‘Crazy Rich Asians’ Star Michelle Yeoh Has Been a Powerhouse for Decades
Michelle Yeoh arrives for the "Crazy Rich Asians" premiere at TCL Chinese Theatre IMAX on Aug. 7, 2018 in Hollywood, California. Photo: Albert L. Ortega/Getty Images.
All hail, Michelle Yeoh.
For all the shimmer and razzle-dazzle that Crazy Rich Asians always promised to deliver — a high-concept rom-com that unabashedly purports to return us to the peak days of Nora Ephron and Richard Curtis — the work by the Chinese-Malaysian legend in the flick is, indeed, on a whole other level. Effectively, she transcends the genre.
In fact, a declaration, if you will: in all her subtle gestures and unwavering stares, Yeoh is as effective as Meryl Streep was in The Devil Wears Prada, another standard-issue rom-com hijacked by a monstrous (but not too monstrous) battle-axe.
It is there in the very first meeting between her character, Eleanor Sung-Young, and her son’s new girlfriend, Rachel, whereupon hearing about the young lady’s work, she dead-pans, “Pursuing one’s passion … how American” (Yeoh is “channeling a Siberian winter,” as one reviewer put it).
It is certainly there when, in another high-wire scene — the actress arguably using silence in the same way she used martial arts in her most famous performance in Crouching Tiger, Hidden Dragon more than a decade ago — when the matriarch matter-of-facts, “You will never be enough.”
It is there, perhaps in the slyest slow-boil dramatic sequence, when she challenges her “son’s intended to a mahjong showdown that is akin to a poker game-induced shoot-out in a Western,” as professional Oscar prognosticator, Gold Derby, put it in so many words.
And, yes, that website asked what so many of us Yeoh-Heads have been asking ever since seeing the movie: can the 56-year-old ride the performance to an actual Academy Awards nomination for Best Supporting Actress?
It was always going to be an uphill battle, given the comedy-aversion typically in many of those top categories, but if a case was going to be made about diversity in casting — Crazy Rich Asians is famously the first non-period film in 25 years to feature an all-Asian cast [the last being 1993’s The Joy Luck Club], along with an Asian director, Jon M. Chu — they could do no better than giving Yeoh a chance to wave the flag. And, hey, it also doesn’t hurt that the film hit No. 1 at the box office in its first weekend, outpacing initial projections with a $34 million haul in five days — in that there is probably nothing Hollywood likes more than a project that looks and smells like a winner.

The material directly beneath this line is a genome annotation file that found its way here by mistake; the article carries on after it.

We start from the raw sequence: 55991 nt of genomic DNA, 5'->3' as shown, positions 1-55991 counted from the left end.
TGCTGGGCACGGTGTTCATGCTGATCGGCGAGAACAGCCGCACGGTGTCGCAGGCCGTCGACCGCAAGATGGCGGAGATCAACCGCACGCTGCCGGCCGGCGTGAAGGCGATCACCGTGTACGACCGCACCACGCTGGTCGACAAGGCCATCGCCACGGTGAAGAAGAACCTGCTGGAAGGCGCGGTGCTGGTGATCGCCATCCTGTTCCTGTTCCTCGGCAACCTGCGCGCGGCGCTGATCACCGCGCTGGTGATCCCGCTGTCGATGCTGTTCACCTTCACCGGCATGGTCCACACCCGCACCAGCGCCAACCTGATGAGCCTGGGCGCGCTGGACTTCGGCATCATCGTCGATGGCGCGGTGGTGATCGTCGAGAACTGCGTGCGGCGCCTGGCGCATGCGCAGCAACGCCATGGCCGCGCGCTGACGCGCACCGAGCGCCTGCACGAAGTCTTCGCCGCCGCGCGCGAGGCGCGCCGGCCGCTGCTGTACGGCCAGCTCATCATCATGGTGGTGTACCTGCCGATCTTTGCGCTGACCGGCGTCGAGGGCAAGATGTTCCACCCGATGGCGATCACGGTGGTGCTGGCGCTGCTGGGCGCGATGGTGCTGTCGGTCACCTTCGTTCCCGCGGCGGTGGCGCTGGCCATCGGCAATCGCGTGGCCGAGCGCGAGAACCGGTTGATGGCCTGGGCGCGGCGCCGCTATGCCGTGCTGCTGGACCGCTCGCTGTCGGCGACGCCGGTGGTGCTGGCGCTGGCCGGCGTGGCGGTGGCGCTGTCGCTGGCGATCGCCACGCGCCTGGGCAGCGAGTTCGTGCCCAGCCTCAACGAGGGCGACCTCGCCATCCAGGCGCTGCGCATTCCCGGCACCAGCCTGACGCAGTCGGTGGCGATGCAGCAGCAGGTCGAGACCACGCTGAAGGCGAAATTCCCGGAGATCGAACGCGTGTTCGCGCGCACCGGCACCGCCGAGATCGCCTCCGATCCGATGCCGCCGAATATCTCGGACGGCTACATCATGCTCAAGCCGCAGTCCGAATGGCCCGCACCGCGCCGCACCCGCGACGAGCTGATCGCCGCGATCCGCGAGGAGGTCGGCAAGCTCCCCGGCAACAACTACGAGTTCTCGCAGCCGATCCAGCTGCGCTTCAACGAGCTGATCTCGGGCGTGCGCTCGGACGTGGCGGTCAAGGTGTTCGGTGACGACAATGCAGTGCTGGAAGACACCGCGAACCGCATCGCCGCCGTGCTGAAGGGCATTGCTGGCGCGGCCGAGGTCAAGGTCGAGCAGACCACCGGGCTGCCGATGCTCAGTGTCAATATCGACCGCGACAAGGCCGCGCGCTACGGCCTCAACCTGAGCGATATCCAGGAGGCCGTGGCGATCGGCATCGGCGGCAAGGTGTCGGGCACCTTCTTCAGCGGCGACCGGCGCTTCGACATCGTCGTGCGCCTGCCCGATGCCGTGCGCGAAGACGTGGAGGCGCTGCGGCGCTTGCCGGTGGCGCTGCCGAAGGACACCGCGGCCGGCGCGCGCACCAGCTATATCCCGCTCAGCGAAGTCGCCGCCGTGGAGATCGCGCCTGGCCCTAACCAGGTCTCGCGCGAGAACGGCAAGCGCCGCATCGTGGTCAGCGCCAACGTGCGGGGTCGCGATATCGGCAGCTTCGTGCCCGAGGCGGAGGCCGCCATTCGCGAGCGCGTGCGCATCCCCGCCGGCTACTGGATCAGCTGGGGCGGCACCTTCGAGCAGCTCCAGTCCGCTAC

Certainly, Yeoh has one thing going for her: the Academy has been partial to mothers, especially in this decade, in that particular acting category. See: the 2017 race when Allison Janney’s scary-funny take as skater Tonya Harding’s mama in I, Tonya squared off against Laurie Metcalf’s micro-managing mom in Lady Bird, with Janney eventually triumphing.
Whatever happens on the awards front, I’m just pleased that a lot more people are going to be in on the majesty of Yeoh, who first emerged as the reigning heroine of Hong Kong martial arts films in the 1980s (“watching Yeoh move is like falling prey to a beautiful, deadly beast,” is how a profile in GQ put it this month), and had her first fling with western fame when she played a Bond Girl (the first Asian to do so!) in the Pierce Brosnan vehicle, Tomorrow Never Dies.
That moment, back in the 1990s, gave her an entree into world-wide fame, but it did not exactly put her on the fast track. Because … well … Asian. “When I first came to do movies here,” Yeoh shares with GQ, “I remember very specifically someone said, ‘If we cast an African-American lead, there’s no way we can cast you, because we can’t have two minorities.’”
The subtlety of Yeoh’s instrument is perhaps best exemplified by what she does in Crazy Rich Asians, in my opinion: instead of putting on the oh-so-easy mask of the domineering Asian mother, she comes through with a character who is a pain, alright, but obviously motivated by Asian values of family. Indeed, Yeoh herself prefers to see her character not as a villainess — much in the same Streep was not a easy-to-categorize villainess in Devil Wears Prada — but a “dragon mom.”
Dragons being, after all, the most powerful, yet benevolent, creatures in Asian culture.